Sunday, March 21, 2010

How To: Cracking a boot-time Supervisor password on an IBM ThinkPad

I've been doing laptop repair for a while now, and most of what I end up doing is opening a laptop up and cleaning out a heatsink to prevent overheating problems.

I do run into a fair share of problems like DVD drives that won't close, power jacks that have come unsoldered, displays that have been cracked / have daiquiris dumped on them, (there is such a thing as partying too hard), keyboard replacement, etc.

But a few months back I had an interesting request: unlocking an older IBM ThinkPad that had a boot-time supervisor password preventing access.

Now, there's a few different kinds of on-boot passwords you'll see. BIOS passwords, which are easily reset by clearing the CMOS, HDD passwords, which can be pretty tricky to bypass but can be done, and hardware passwords, that actually use a chip on the motherboard to store an encrypted password in non-volatile memory. This password comes up even before the BIOS starts. These are the hardest to deal with because there is no simple answer to cracking the password. You're either stuck trying to brute force it (which is all but impossible) or having the motherboard replaced, which IBM will charge you a pretty penny for.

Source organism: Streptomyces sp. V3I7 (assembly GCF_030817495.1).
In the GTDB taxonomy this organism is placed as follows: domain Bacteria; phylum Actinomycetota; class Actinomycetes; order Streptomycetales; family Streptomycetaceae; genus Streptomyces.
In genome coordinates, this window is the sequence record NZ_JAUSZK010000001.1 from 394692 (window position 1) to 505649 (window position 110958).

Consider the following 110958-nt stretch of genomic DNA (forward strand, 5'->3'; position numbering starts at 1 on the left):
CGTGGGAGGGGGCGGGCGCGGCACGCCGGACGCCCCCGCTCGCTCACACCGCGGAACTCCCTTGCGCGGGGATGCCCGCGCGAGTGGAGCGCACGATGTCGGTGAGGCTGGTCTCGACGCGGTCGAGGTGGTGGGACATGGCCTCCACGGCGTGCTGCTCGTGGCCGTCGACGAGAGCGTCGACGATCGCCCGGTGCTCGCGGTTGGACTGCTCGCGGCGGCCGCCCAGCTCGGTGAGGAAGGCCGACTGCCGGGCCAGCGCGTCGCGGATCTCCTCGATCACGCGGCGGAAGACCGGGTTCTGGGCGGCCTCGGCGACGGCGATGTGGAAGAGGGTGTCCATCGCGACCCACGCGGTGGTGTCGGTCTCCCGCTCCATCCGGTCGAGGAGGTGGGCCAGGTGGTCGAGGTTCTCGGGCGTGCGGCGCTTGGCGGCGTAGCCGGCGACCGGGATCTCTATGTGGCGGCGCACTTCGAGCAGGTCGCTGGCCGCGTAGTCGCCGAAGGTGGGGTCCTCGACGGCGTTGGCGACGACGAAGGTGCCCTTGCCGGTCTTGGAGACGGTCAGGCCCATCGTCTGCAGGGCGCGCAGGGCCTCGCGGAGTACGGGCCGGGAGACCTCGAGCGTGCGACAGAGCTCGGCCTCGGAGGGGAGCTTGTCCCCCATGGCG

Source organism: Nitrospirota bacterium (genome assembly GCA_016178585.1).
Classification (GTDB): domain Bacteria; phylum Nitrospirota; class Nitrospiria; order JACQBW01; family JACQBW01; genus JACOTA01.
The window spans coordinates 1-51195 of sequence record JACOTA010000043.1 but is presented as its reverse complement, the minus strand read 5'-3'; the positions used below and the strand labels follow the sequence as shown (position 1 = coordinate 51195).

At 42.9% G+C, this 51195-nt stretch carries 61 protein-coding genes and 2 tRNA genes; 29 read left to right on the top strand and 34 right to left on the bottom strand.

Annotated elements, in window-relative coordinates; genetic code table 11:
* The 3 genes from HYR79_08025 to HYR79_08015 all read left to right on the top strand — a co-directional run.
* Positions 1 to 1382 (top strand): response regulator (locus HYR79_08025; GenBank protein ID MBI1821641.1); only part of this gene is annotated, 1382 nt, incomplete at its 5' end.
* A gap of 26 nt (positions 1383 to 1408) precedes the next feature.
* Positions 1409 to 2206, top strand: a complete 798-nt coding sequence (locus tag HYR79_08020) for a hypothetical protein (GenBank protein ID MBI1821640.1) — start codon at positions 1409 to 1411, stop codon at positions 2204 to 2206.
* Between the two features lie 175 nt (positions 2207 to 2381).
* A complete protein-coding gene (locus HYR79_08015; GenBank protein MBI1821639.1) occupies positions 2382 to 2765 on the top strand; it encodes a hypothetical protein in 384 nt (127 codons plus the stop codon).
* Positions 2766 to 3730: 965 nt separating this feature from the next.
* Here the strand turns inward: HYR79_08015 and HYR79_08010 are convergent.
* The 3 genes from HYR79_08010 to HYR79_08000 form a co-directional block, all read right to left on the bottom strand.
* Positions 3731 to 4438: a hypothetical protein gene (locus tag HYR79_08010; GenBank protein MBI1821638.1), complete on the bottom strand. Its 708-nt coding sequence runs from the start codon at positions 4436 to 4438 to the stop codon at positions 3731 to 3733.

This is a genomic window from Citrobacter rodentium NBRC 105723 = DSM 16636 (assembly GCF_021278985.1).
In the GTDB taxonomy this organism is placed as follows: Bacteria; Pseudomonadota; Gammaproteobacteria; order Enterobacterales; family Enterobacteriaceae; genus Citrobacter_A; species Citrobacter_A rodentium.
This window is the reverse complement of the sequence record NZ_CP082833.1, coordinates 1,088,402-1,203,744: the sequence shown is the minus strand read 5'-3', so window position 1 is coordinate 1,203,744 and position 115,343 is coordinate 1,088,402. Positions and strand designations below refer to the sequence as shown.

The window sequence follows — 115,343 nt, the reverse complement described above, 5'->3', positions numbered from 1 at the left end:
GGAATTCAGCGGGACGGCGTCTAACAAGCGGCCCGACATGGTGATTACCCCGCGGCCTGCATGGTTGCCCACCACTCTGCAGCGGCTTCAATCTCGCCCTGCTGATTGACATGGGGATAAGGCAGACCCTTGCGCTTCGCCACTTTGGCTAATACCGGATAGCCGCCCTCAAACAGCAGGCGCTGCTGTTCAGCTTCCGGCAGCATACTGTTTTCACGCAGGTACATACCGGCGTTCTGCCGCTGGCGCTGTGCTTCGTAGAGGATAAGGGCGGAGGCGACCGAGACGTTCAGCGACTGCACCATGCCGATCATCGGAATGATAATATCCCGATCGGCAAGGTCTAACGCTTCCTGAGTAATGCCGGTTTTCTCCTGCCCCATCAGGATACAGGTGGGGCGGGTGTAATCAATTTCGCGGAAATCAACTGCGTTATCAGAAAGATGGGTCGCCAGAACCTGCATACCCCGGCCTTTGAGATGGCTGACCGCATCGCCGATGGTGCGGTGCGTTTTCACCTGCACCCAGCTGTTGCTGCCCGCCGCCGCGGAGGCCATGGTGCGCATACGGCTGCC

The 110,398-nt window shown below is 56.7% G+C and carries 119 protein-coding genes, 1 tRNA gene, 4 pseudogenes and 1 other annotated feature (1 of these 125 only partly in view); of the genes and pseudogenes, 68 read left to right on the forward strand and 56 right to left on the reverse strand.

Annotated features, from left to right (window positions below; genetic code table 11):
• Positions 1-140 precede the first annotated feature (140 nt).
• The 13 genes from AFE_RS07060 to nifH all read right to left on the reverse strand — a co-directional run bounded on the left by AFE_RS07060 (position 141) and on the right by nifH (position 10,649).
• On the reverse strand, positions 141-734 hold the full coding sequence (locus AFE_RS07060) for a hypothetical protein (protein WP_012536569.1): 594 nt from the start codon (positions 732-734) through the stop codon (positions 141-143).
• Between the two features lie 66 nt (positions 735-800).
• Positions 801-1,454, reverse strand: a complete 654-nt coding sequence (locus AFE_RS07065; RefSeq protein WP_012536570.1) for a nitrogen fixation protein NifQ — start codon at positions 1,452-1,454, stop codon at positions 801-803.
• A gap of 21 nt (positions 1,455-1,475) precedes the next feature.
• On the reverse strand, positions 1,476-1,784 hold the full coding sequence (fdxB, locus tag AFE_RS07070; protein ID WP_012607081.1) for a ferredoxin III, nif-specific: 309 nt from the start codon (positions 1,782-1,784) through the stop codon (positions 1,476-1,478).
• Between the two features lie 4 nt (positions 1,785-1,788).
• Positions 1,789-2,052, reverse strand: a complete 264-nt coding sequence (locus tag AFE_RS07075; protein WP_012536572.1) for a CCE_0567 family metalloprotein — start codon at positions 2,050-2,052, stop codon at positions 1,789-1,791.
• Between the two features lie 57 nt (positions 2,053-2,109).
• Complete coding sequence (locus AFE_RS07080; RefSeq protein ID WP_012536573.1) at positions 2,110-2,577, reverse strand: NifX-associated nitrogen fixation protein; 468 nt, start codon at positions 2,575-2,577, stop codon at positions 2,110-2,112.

But, there is another option. If you're resourceful enough and good with a soldering gun, you can build an EEPROM chip reader and connect it to a separate PC via serial port to read the encrypted password and decrypt it. I'll link you here as to how the entire thing is actually done.

Here's what mine looks like:

It's not an easy process, and the hardest part is soldering the wires to the legs of the EEPROM chip (seriously, it's hard) but once you've decrypted the password, it's a great feeling!

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